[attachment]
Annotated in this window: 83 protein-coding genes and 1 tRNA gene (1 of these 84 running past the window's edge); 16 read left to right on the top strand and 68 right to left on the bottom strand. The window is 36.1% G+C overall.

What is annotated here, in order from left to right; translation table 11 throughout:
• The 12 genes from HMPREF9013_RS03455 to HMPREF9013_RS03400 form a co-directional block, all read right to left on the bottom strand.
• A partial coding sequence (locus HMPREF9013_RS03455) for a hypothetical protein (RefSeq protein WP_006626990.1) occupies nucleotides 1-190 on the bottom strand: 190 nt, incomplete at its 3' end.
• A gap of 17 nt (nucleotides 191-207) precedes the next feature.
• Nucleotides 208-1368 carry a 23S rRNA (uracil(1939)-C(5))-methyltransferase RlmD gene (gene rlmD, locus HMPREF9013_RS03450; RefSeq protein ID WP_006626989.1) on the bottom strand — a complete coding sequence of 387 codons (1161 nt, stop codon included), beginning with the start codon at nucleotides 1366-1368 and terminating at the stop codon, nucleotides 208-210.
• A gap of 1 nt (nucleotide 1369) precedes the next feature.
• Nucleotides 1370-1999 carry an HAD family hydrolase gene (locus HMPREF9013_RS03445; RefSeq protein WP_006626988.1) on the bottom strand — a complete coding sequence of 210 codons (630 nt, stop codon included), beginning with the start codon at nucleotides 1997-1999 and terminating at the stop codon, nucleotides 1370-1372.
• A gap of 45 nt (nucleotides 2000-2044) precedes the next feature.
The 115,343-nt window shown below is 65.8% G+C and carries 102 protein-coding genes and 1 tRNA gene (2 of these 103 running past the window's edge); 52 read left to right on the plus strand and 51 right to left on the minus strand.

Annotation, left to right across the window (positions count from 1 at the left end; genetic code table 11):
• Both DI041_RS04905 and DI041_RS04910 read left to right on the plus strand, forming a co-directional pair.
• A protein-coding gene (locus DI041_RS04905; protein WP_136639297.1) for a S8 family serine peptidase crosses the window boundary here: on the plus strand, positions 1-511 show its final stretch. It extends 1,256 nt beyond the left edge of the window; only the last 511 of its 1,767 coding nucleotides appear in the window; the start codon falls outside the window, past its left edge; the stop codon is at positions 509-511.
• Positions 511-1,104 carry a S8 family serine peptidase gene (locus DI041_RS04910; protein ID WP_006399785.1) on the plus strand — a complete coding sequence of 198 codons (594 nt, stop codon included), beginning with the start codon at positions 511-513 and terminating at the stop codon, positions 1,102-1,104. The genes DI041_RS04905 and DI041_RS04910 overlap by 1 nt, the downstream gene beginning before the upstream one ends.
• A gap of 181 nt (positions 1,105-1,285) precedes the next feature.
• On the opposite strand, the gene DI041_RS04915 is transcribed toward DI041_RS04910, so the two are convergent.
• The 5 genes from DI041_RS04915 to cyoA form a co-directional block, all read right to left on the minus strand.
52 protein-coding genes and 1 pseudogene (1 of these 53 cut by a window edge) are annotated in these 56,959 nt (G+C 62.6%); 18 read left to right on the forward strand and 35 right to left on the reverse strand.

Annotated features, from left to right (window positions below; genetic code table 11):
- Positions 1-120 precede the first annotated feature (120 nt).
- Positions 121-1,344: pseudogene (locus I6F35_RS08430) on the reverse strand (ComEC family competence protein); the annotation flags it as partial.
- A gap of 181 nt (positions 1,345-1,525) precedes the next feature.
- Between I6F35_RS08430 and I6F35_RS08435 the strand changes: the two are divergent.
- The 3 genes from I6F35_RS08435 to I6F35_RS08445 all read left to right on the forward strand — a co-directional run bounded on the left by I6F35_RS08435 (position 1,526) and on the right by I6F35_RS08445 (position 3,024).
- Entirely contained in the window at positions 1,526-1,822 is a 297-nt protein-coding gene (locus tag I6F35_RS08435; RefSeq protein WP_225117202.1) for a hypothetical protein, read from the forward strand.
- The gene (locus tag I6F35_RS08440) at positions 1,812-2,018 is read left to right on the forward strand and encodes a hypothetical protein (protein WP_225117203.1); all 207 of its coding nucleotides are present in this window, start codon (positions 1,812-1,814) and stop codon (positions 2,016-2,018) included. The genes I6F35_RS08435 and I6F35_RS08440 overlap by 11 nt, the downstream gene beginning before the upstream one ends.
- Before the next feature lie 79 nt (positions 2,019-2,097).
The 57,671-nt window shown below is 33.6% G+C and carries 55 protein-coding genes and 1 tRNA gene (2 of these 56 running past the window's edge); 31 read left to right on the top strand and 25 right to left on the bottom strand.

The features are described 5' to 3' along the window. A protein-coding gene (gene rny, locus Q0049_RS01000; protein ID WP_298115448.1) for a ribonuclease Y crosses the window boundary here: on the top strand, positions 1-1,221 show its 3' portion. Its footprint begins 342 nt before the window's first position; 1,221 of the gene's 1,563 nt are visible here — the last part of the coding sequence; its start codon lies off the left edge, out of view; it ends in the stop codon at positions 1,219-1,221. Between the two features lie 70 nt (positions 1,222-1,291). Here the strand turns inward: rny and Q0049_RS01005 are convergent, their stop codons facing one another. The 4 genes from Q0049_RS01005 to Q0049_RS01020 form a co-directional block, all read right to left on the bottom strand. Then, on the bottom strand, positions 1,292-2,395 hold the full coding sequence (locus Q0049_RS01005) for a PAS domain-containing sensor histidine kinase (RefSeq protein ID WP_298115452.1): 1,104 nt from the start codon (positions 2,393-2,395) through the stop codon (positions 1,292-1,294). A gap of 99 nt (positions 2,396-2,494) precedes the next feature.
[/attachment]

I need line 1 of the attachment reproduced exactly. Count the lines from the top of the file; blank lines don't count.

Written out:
Annotated in this window: 83 protein-coding genes and 1 tRNA gene (1 of these 84 running past the window's edge); 16 read left to right on the top strand and 68 right to left on the bottom strand. The window is 36.1% G+C overall.